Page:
By Vicente Morin Aguado
HAVANA TIMES – After a year-long absence, many Havana shopping centers are selling flat screen TVs again. Before, the most sought-after model (32-inches) had run out or under the dust of existing models, cost so much that it encouraged people to personally import them in bulk from neighboring countries.
The Carlos III shopping center in Havana is selling 32-inch LED screen RCA TVs, manufactured by a Chinese company, at the “reduced” price of 299.95 convertible pesos (CUC) per unit. The new load for sale is almost 200 CUC cheaper than similar models which were sold for 498.95 CUC (= to USD) on the national market, in a country where the average wage is around 25 CUC per month.
Readers who are unaware of the details of Cuba’s buying and selling system, would say two things: 1) What a discount! 2) If you look at the figures, this market seems to work really well, right?
Both of these conclusions are wrong. For example, in Miami, if a leading brand, Samsung, were to send a TV with the same specifications, in addition to a USB port and a set-top box for digital TV reception (both of these services aren’t offered with the above-mentioned RCAs), it would cost 170-200 USD, cash, depending on where you bought it.
And in reference to the second point, well, there’s nothing further from the truth than prices in Cuba. These are directly set by bureaucrats at the Ministry of Finances and Prices and fractions serve as a way to give a fuller and more competent image to the national market when the reality is that prices are set outside of supply and demand.
Retired IMF economist, Joaquin Pujol warns the following:
“It’s crazy to have to go and buy in Haiti or Guyana what you could perfectly buy in your own country, because you can’t import it directly, you have to do this by traveling as a tourist, which greatly increases the costs of these imports.”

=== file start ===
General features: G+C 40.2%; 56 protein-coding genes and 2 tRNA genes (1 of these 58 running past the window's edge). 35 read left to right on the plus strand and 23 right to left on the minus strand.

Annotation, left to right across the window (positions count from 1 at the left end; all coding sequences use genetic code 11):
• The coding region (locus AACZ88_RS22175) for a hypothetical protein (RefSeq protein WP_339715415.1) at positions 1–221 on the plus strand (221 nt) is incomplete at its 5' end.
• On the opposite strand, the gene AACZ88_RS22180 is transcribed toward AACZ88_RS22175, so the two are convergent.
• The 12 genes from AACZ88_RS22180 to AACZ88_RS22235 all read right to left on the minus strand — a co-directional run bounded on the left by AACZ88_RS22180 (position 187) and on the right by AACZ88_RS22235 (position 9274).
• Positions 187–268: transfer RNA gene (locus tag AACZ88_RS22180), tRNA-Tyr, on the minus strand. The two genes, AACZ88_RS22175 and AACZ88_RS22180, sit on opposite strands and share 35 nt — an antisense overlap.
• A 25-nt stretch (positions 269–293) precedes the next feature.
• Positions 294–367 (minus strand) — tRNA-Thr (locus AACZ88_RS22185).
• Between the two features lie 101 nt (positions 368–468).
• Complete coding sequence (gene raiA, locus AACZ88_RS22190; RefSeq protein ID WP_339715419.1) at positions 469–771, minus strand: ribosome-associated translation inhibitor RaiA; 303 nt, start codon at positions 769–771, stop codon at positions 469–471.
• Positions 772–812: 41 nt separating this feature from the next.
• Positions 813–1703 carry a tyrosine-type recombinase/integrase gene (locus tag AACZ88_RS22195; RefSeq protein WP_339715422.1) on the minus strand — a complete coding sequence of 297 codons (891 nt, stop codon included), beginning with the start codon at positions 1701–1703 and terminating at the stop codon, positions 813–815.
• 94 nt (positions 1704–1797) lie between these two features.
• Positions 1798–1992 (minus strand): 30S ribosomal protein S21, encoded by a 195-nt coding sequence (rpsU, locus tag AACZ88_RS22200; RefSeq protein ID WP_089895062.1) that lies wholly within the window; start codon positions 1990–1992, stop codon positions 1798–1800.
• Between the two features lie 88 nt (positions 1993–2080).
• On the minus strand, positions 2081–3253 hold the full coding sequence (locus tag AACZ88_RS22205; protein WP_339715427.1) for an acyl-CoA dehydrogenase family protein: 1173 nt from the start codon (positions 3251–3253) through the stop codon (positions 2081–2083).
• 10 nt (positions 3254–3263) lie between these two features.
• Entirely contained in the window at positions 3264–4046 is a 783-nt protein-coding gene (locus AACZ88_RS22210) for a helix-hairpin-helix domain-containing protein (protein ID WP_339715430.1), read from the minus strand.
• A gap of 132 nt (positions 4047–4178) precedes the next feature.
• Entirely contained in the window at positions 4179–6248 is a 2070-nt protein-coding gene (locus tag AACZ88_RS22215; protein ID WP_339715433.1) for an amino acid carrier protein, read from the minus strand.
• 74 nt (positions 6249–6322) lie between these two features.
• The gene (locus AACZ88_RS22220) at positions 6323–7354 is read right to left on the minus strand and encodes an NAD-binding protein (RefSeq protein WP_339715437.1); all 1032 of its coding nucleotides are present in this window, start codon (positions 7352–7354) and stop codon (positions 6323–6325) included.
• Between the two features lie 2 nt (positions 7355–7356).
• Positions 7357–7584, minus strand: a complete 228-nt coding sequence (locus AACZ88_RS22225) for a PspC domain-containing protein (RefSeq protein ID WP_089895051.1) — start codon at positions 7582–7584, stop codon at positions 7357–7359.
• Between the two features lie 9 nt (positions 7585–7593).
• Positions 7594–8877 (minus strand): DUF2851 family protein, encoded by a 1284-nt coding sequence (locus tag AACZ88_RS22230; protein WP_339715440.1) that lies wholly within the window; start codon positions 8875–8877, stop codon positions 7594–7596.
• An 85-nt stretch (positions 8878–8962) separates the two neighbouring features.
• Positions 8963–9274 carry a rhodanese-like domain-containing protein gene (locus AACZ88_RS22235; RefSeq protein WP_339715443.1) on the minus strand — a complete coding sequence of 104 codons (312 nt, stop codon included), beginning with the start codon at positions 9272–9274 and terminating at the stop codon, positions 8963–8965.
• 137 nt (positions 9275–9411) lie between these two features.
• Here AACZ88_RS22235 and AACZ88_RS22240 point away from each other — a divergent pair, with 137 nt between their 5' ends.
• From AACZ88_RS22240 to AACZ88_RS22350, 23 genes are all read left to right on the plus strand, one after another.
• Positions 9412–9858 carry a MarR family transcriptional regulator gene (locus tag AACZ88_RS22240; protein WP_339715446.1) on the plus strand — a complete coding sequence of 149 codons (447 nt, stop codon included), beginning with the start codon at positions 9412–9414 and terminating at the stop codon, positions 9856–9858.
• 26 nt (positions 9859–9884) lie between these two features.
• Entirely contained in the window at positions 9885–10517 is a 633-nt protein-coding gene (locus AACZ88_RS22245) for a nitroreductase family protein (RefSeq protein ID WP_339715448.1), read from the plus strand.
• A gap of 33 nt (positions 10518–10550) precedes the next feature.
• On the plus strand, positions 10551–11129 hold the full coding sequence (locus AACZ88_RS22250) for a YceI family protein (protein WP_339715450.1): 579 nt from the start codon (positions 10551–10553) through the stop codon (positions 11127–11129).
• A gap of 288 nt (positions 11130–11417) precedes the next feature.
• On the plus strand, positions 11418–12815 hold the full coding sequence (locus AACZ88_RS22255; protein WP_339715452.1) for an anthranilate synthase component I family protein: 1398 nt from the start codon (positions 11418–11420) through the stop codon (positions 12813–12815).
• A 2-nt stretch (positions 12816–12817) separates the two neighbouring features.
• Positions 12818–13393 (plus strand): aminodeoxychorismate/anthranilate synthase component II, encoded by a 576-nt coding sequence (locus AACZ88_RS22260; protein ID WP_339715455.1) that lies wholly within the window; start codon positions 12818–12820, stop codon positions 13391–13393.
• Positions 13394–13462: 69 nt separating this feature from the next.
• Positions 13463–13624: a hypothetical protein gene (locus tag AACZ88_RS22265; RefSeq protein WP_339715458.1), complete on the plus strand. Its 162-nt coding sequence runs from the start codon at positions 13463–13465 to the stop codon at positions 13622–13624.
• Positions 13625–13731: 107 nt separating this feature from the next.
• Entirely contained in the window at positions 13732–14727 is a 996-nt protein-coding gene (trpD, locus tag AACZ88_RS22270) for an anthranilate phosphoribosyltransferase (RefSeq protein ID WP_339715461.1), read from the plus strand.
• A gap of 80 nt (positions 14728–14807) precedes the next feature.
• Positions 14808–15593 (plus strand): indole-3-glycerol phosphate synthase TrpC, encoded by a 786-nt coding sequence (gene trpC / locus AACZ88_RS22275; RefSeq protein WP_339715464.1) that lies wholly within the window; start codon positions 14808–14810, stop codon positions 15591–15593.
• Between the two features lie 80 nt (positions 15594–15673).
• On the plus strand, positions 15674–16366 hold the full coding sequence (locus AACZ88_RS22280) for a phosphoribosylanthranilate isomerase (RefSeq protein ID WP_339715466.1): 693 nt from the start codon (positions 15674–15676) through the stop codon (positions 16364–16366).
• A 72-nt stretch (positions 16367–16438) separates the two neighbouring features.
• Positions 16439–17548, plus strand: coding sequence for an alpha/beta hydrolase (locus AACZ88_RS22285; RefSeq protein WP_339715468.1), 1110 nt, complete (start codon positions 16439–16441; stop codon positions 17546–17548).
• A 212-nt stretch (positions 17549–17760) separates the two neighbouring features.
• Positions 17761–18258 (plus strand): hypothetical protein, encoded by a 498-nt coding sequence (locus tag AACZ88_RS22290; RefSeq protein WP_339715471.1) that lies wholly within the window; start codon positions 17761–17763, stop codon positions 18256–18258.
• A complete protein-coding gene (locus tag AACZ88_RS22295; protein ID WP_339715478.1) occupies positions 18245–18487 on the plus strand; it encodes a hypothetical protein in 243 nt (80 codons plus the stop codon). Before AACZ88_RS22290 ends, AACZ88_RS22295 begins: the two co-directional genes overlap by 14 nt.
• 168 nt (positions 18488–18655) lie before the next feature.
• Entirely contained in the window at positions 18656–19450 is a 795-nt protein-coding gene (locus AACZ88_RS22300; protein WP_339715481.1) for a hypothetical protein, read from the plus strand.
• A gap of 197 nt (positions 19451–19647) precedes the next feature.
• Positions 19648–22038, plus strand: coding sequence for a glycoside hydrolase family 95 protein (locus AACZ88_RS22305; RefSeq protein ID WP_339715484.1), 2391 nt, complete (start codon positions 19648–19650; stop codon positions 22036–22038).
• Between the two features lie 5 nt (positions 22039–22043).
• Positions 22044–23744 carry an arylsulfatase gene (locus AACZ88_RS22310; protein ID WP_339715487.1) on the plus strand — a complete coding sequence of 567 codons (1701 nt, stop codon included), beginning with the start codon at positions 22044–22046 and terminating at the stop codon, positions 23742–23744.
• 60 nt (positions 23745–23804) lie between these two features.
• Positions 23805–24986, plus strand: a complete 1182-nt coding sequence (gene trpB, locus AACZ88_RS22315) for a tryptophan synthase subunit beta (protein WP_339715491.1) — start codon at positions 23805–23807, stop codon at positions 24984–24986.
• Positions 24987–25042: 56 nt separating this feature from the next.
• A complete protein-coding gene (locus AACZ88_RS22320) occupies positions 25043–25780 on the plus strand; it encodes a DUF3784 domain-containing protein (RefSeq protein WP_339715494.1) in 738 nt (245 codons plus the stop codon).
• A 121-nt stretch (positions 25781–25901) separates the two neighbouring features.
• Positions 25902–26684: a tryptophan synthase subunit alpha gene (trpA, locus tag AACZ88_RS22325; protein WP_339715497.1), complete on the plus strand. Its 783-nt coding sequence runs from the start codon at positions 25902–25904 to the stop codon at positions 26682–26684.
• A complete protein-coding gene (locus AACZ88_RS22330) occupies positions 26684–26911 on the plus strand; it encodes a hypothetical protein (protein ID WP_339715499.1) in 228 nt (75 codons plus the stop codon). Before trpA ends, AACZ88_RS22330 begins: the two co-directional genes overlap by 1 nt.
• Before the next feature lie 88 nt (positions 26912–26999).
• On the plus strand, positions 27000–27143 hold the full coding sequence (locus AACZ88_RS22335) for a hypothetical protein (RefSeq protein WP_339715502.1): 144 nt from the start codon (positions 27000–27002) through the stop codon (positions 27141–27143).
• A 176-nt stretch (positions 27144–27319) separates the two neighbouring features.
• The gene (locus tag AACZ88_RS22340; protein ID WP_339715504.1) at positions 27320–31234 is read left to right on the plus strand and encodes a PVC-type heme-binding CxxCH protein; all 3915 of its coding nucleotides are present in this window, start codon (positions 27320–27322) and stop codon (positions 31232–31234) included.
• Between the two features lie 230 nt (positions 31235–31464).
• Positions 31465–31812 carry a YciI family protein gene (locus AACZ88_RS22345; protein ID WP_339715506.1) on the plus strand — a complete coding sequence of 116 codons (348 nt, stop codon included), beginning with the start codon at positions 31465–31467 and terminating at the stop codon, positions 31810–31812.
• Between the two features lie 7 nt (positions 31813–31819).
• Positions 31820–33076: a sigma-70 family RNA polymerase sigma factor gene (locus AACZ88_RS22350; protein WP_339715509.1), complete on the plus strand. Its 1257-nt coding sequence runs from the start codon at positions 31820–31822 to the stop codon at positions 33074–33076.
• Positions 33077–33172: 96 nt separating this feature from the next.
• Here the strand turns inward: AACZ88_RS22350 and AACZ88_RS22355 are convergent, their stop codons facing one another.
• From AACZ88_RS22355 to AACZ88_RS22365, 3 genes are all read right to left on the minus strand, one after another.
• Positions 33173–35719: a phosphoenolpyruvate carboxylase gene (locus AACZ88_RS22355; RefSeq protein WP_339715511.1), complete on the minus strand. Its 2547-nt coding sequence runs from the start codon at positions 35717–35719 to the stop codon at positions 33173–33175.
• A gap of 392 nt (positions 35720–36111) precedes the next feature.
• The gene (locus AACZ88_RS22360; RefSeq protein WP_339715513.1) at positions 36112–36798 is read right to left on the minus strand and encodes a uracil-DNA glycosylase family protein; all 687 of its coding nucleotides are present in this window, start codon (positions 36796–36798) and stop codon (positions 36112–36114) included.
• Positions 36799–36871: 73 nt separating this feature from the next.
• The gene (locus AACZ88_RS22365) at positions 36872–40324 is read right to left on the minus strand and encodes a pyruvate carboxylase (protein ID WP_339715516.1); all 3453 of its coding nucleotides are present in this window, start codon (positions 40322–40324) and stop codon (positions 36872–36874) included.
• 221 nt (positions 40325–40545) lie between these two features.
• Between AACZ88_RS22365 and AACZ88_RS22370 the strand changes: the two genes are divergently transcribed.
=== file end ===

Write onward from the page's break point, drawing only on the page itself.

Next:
It’s true, brands which are the same as China’s RCA (for example, Toshiba) can be bought outside of Cuba for approximately 120 USD. If there was a wholesale importer, this would clearly cost a lot less. Why are they then selling TVs for three times their worth at stores in Havana?
The monopoly state enforces its advantages above caring about the working population’s sacrifices, which is who they say they represent. A simple analysis would reveal:
- Transport to Cuba plus Customs tax, double the price. And add to that, airport tax in Havana which can only be paid in Cuban pesos (CUP) once a year. (10 CUP per 32-inch LED TV).
- There are additional tourist expenses, which are hard to calculate but are felt nonetheless, including Visas, passports, airplane tickets, accommodation in the other country, etc.
- Selling the TV on in our country has no commercial warranty and even though there are many complaints made by customers about state store sales, there is at least a warranty.
The economist reminds us: “They use inefficient state-run companies, why the State? Private importers would be better who could then adjust prices to competitive rates.”
You’re dreaming Mr. Pujol, as well as many others here, because the State will never give up this absolute power they have over society which allows them to control the national market.
Even so, you don’t see lines where TVs are being sold in Carlos III, where many things are sold in hard currency. Some passers-by and a cash buyer happened to chip in their thoughts:
These are old devices, you don’t see those RCAs outside of Cuba anymore. Who knows if they are any good!
Three hundred are three hundred (CUC, equivalent to the USD). If you have somebody who travels in the family, better to ask them to get you one from another country.
Not everyone has that somebody in their family,” the man paying for his new flat screen TV interrupts, “that’s why I’m buying it here, and if it doesn’t work properly, they’re going to have to change it for me or fix it.
But, because it doesn’t come with a set-top box, you have to pay another 50 CUC for it in order to watch digital TV, which means it costs nearly 350 CUC.
If this stock doesn’t run out right now (which is something that happens quite frequently in the Cuban monopoly’s retail network), private importers will have to hang in there, because a Samsung is being sold in Havana for approximately 400 CUC. However, this brand’s reputation paired with the poor service in the state market, work in private vendors favor.
The majority of our fellow countrymen are receiving a new lesson, people who hold onto eternal hope, but are now being trapped with the wizardry of the New Constitution in the making. Ink will stick to paper.
Vicente Morin Aguado: Mardeleva287@gmail.com